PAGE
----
Just now, on Charlie Rose, a guest host whose name I didn’t catch was filling in for Charlie’s corpse and hosting a panel of Martin Amis, Carol Blue, Leslie Cockburn and Douglas Brinkley. The topic was “What Would Hitch Say?”

Evidently, the late Christopher Hitchens, who was known mostly for being for and against everything before and after he was for and against it, has achieved a status previously confined to the likes of Aristotle, Jesus and Thomas Jefferson: What would the dead man think about our current predicament (you know, the one bearing the initials DT)?

Yes, that’s what it’s come to…Ladies and gentlemen, I give you the modern intelligentsia! So devoid of any thoughts of their own they have to channel a dead pundit to be able to express themselves properly.

And the smug solemnity of the participants occurred in a vacuum so complete it achieved reverse zero negative awareness of its own complicity (or Chris Hitchens’) in our “predicament.”

Jesus Christ, I know a man chooses his friends, but if these were the best he could do, I begin to understand why this particular man stayed sloshed for the entirety of his adult life. I almost feel a kind of solidarity with him, too, because I can now imagine him being granted some kind of dispensation in the afterlife he didn’t believe in just so he can join my future ghost in a chorus of something no man of his gentle breeding would have ever let his hair down far enough to enjoy while he was stuck here, where the mysteries of the universe so obvious to some of us are forever bound to befuddle our betters….Come on Hitch. Sing it with me! (Cue the Sun God.)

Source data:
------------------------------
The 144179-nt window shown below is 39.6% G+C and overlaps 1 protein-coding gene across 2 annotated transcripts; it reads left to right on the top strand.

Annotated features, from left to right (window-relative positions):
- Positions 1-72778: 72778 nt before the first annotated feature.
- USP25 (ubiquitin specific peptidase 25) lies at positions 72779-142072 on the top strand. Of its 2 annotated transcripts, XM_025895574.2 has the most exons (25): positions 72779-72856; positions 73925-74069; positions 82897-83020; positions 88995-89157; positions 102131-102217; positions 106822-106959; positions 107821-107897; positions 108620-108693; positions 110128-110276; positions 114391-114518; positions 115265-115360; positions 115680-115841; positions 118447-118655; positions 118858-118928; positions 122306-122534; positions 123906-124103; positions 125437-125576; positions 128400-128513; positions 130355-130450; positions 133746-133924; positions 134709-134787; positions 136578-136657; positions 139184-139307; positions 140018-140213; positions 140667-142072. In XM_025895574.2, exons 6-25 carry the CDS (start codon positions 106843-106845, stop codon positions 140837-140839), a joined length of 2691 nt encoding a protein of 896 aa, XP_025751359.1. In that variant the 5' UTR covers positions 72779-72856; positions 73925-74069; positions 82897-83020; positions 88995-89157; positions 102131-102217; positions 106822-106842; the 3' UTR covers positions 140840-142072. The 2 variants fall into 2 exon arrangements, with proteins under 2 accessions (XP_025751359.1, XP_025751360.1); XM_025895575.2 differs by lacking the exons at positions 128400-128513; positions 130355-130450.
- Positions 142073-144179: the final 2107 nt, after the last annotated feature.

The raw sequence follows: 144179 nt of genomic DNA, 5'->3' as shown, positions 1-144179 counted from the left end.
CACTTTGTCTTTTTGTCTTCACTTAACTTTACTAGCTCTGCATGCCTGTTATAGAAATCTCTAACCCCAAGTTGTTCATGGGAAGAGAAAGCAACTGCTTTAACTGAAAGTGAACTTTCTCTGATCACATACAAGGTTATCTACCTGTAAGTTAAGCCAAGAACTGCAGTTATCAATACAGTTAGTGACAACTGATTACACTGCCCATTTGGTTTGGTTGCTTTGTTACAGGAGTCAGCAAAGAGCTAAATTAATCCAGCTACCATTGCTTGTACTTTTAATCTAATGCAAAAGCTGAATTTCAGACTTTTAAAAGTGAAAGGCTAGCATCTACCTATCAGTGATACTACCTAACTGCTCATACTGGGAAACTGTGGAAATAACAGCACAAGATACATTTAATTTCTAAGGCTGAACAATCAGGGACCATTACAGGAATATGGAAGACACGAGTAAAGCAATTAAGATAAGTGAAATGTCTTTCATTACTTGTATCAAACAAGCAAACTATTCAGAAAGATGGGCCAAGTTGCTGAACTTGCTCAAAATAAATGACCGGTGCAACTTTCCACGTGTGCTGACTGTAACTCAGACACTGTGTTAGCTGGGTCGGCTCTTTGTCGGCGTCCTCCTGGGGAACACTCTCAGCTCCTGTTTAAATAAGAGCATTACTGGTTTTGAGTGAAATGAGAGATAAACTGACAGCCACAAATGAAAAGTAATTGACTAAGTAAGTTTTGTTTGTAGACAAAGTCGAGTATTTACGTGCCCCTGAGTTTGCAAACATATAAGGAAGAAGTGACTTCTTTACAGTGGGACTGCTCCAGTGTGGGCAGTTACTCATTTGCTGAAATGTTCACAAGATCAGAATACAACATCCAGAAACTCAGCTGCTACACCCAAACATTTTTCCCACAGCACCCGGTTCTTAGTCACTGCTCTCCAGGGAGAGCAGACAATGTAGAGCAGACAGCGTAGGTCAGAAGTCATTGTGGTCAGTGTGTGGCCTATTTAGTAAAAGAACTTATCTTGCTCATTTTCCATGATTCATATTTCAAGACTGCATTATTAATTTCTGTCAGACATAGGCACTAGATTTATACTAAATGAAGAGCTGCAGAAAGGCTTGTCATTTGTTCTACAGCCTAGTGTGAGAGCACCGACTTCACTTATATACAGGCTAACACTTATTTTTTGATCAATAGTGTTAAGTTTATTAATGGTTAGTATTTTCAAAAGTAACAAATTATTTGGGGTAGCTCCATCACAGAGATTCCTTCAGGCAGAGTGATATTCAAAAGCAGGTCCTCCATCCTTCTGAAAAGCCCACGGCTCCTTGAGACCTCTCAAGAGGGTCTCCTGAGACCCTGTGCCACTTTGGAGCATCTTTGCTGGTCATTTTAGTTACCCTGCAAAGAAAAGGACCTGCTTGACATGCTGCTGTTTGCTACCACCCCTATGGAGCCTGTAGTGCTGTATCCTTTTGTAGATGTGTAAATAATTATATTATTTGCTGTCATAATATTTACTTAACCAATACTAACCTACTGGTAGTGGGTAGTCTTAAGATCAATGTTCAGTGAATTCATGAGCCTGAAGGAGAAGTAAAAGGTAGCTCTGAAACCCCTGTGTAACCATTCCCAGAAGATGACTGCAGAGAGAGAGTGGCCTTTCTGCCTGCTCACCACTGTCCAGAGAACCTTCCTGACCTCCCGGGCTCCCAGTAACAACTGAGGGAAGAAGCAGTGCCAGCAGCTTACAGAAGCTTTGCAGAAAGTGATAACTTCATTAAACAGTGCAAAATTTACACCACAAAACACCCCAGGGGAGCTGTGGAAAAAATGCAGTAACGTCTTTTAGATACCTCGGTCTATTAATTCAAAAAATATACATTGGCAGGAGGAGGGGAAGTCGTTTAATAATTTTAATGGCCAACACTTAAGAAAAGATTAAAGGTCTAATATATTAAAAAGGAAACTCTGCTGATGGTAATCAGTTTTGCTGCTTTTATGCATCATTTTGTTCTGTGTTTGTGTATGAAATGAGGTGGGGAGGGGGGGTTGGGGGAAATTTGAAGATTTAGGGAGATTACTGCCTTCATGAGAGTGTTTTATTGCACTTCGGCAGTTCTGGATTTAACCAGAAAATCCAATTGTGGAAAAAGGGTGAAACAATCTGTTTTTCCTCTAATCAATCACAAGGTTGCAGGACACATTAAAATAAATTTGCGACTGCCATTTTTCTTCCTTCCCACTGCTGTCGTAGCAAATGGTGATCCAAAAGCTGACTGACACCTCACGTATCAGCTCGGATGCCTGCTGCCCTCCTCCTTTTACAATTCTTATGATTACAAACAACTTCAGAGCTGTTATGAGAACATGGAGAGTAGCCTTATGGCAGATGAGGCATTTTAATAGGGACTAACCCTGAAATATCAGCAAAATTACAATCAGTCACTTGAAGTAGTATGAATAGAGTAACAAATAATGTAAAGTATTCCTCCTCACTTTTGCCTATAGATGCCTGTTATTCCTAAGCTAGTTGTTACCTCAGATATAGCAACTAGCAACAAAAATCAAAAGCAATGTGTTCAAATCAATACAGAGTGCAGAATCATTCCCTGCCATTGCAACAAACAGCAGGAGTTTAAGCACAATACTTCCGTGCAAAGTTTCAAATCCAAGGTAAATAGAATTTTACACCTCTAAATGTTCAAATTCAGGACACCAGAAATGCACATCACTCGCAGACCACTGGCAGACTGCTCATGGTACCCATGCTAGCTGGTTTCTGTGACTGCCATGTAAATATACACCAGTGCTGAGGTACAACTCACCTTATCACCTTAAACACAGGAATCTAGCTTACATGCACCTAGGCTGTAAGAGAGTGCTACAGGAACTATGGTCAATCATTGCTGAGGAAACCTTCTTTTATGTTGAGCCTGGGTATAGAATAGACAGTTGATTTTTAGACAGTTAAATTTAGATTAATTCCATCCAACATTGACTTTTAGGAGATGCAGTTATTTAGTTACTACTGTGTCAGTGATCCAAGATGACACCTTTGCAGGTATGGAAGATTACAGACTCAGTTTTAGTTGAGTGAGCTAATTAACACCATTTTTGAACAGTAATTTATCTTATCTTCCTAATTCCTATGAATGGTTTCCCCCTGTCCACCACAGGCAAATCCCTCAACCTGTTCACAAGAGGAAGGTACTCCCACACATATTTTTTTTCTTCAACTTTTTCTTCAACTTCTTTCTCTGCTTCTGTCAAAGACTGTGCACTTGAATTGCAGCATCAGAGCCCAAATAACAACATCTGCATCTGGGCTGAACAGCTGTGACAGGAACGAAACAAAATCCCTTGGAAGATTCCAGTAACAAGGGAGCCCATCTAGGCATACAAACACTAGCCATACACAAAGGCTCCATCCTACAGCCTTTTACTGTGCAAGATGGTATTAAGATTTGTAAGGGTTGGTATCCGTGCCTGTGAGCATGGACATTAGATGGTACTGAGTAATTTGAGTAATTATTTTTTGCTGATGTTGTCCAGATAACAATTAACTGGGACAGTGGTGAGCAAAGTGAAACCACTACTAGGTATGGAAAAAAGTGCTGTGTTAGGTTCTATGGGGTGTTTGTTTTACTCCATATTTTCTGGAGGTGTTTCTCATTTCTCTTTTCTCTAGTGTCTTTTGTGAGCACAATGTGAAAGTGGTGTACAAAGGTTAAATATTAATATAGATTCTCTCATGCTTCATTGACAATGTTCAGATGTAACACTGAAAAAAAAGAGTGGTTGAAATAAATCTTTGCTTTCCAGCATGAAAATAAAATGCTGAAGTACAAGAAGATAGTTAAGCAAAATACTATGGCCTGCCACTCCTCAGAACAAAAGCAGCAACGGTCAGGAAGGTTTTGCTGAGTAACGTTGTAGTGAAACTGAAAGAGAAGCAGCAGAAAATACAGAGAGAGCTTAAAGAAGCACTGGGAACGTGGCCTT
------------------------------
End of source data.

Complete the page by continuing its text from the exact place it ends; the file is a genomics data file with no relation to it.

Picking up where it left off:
“..a talented hick who was destroyed by success: what else is new?” (Martin Amis. Source: The War on Cliche. Published 2002)

Okay. Martin Amis is a thin man with heavy burdens. He’s sort of the Hank Williams, Jr. of the literary world. Clear case of “genius father, son-not-without-talent-if-only-the-general-meatiness-of-his-head-didn’t-keep-getting-in-the-way syndrome.”

It can’t be easy.

Still, perusing this, I inevitably find myself communing with the spirit of the Continental Op: counting how many lies could be found in nine words of advertising and reaching four “with promise of more” before he’s interrupted.

Ignoring the general hilarity of discovering this little gem reprinted in a volume called The War On Cliche, (I find stupidity that has convinced itself of its own striking originality to be sort of touching actually) let’s just stick to posing some of the more obvious questions:

To prove a “hick” was ever “destroyed by success” wouldn’t you have to prove self-same hick–not some other hick, but that very one–would not have been destroyed by the absence of success?

And if you’ve posited something as proven when it can’t be, is it quite kosher to follow on by asking “what else is new?”

On the other hand, if you have access to alternative dimensions where parallel fates can be studied for comparison and contrast–and thus, the aforementioned “proof”–should you be wasting valuable time on the fate of hicks, actual or theoretical, successful or otherwise?

I mean, shouldn’t you be concerned with more important things like….I don’t know….the existence of God maybe, or the possible ends of human suffering?

(I’ll stop now, But here’s a link to Amis’ entire essay–actually a book review–in case you think I’m being unduly harsh or quoting him out of context or anything.)